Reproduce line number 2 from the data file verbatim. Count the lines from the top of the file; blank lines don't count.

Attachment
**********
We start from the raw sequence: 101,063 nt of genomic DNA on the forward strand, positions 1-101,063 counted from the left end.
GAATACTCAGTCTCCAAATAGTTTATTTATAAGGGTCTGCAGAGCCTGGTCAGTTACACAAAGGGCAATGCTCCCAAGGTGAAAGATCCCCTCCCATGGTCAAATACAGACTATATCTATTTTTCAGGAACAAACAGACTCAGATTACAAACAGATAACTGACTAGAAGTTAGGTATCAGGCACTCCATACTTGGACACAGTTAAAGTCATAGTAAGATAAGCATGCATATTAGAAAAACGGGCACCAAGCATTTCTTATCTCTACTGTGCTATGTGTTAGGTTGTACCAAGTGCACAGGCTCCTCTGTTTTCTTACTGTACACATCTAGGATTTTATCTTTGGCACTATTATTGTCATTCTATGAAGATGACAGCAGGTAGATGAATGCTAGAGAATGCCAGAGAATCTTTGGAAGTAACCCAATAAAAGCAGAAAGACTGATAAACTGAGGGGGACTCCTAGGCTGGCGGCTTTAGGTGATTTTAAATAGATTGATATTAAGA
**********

GAATACTCAGTCTCCAAATAGTTTATTTATAAGGGTCTGCAGAGCCTGGTCAGTTACACAAAGGGCAATGCTCCCAAGGTGAAAGATCCCCTCCCATGGTCAAATACAGACTATATCTATTTTTCAGGAACAAACAGACTCAGATTACAAACAGATAACTGACTAGAAGTTAGGTATCAGGCACTCCATACTTGGACACAGTTAAAGTCATAGTAAGATAAGCATGCATATTAGAAAAACGGGCACCAAGCATTTCTTATCTCTACTGTGCTATGTGTTAGGTTGTACCAAGTGCACAGGCTCCTCTGTTTTCTTACTGTACACATCTAGGATTTTATCTTTGGCACTATTATTGTCATTCTATGAAGATGACAGCAGGTAGATGAATGCTAGAGAATGCCAGAGAATCTTTGGAAGTAACCCAATAAAAGCAGAAAGACTGATAAACTGAGGGGGACTCCTAGGCTGGCGGCTTTAGGTGATTTTAAATAGATTGATATTAAGA